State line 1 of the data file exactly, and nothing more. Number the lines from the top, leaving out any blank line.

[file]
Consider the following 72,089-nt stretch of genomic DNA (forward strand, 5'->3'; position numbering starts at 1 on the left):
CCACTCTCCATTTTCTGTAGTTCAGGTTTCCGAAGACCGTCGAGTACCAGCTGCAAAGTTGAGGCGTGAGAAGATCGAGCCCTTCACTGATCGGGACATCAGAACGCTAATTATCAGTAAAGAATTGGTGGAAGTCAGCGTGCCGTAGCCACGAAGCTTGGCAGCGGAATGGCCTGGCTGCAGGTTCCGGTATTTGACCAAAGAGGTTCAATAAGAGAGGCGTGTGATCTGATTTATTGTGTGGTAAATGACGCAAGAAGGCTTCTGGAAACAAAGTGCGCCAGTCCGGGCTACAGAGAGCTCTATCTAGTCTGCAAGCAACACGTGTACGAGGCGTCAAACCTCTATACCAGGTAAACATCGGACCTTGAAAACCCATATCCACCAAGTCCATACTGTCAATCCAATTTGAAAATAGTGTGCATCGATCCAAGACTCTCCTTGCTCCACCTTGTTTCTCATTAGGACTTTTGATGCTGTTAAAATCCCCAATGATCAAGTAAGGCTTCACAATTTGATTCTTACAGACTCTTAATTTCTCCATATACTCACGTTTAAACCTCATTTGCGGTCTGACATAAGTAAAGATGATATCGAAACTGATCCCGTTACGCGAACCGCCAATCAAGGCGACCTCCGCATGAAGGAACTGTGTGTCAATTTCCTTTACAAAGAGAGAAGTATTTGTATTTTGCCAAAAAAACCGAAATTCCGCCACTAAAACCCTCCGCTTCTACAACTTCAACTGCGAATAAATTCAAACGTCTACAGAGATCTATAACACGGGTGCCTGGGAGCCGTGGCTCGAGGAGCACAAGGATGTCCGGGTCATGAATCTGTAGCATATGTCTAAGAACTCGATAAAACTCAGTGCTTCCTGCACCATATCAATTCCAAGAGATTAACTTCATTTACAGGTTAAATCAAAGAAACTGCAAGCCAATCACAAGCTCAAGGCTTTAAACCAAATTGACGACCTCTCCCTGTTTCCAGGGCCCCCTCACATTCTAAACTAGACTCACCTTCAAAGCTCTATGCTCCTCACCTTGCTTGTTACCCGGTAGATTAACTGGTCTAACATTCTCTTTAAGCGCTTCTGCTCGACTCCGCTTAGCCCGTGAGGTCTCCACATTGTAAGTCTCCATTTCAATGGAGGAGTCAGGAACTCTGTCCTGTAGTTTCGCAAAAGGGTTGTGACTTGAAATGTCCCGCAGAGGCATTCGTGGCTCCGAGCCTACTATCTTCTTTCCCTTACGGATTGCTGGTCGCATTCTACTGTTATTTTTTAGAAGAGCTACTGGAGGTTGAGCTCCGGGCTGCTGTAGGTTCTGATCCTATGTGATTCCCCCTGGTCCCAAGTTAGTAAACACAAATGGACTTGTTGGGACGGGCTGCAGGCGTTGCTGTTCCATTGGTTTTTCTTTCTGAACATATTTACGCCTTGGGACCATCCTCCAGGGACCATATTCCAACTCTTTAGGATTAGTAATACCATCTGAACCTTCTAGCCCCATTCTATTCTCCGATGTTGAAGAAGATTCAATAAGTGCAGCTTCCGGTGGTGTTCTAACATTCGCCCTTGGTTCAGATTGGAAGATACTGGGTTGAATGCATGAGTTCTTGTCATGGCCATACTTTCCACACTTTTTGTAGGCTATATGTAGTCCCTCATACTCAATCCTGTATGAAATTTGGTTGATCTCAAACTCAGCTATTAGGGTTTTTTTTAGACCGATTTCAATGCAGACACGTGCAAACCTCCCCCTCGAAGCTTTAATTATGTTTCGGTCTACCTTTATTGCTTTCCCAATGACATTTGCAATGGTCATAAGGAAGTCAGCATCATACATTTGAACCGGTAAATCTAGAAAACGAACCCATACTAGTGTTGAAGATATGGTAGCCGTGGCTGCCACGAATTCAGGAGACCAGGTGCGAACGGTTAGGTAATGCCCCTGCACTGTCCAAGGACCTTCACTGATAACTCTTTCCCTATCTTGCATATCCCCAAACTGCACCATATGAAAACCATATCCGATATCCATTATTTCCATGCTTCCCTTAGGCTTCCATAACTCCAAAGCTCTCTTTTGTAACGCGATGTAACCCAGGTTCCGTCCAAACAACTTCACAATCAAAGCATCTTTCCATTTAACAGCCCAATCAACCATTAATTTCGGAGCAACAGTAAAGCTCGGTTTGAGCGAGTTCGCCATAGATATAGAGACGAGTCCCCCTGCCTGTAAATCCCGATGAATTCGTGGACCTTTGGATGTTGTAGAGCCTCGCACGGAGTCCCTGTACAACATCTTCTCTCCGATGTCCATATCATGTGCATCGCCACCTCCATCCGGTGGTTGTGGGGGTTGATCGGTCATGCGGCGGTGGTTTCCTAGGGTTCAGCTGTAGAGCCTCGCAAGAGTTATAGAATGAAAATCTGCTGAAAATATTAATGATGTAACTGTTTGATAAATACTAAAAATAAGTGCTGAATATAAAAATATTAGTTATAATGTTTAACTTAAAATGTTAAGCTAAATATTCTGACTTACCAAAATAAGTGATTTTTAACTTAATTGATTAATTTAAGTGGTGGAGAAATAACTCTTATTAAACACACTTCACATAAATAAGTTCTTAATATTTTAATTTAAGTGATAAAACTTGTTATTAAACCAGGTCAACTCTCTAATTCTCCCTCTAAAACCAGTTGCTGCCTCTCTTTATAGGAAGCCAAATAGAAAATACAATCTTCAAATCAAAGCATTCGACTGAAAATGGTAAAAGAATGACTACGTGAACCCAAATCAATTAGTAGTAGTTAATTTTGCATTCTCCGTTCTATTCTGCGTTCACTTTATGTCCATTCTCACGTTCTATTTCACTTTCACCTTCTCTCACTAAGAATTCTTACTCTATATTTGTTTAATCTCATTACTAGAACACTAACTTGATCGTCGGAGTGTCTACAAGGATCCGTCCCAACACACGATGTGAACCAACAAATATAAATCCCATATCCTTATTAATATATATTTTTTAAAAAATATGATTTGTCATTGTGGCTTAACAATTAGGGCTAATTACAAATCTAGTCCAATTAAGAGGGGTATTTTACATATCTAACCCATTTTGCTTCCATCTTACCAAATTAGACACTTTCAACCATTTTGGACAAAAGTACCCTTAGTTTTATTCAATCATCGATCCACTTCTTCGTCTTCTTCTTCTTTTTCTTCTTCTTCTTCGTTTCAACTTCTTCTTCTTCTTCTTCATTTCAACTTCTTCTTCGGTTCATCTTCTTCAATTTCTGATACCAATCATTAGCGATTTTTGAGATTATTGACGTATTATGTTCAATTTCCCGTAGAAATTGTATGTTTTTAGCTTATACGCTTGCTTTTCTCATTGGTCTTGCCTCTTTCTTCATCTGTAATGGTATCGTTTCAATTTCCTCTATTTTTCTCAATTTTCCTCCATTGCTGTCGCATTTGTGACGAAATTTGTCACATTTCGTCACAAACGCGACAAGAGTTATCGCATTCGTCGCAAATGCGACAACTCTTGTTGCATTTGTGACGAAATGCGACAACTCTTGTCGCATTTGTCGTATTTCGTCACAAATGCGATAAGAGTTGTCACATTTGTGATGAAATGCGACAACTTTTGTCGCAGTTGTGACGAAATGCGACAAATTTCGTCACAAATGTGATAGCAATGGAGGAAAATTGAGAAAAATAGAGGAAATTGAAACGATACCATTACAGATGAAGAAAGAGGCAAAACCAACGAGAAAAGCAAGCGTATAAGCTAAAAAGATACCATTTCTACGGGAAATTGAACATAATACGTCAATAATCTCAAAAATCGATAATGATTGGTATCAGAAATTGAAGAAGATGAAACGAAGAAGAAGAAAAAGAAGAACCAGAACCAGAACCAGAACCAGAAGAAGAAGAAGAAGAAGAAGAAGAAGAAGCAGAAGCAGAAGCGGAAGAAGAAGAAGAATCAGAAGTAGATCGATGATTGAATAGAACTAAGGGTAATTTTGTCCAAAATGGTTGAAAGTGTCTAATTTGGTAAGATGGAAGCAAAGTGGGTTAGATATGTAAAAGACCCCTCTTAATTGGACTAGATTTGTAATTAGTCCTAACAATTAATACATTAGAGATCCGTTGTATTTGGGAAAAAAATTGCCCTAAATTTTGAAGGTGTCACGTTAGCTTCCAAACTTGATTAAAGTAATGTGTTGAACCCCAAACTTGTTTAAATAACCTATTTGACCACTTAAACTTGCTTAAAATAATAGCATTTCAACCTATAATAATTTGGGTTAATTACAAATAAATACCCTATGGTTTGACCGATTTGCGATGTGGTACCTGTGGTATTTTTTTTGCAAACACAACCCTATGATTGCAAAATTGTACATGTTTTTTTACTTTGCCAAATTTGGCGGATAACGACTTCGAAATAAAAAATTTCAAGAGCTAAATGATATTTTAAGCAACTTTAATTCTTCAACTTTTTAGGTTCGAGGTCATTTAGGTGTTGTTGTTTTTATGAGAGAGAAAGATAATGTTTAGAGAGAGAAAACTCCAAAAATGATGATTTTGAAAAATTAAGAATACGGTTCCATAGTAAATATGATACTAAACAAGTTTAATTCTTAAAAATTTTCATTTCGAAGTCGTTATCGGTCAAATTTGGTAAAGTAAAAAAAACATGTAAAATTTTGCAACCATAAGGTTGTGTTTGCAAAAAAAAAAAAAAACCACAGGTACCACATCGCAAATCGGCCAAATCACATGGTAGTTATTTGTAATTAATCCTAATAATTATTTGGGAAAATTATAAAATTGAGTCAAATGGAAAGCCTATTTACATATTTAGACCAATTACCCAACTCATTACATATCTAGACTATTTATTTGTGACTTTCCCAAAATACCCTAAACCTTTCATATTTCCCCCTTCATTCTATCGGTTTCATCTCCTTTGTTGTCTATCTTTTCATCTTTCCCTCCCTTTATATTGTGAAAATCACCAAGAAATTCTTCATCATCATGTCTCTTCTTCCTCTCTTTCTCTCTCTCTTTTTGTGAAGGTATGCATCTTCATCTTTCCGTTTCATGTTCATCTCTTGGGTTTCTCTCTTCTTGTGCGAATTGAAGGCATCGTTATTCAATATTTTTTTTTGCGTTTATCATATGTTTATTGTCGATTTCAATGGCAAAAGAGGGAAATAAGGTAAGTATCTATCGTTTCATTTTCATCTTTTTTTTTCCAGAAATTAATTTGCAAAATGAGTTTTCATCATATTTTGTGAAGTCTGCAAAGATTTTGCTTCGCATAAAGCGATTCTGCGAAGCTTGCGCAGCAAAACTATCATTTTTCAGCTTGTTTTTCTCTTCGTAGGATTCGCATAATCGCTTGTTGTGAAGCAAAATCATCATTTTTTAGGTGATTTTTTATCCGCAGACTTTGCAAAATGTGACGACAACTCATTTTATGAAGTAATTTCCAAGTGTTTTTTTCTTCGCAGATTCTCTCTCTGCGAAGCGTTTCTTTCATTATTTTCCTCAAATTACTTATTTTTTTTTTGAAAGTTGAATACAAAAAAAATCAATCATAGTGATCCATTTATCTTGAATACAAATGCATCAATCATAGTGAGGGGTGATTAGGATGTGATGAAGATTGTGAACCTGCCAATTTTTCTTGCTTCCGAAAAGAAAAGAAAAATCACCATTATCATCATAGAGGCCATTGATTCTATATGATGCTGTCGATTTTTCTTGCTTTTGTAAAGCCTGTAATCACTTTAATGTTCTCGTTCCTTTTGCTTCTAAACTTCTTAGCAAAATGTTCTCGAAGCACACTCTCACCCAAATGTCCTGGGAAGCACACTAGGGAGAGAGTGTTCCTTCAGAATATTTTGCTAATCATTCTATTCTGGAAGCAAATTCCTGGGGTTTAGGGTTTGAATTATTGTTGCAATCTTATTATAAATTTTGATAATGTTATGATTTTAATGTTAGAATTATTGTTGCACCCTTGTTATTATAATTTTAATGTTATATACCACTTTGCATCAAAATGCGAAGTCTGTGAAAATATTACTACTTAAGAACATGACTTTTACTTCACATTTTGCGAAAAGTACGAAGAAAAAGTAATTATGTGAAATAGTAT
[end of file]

Consider the following 72,089-nt stretch of genomic DNA (forward strand, 5'->3'; position numbering starts at 1 on the left):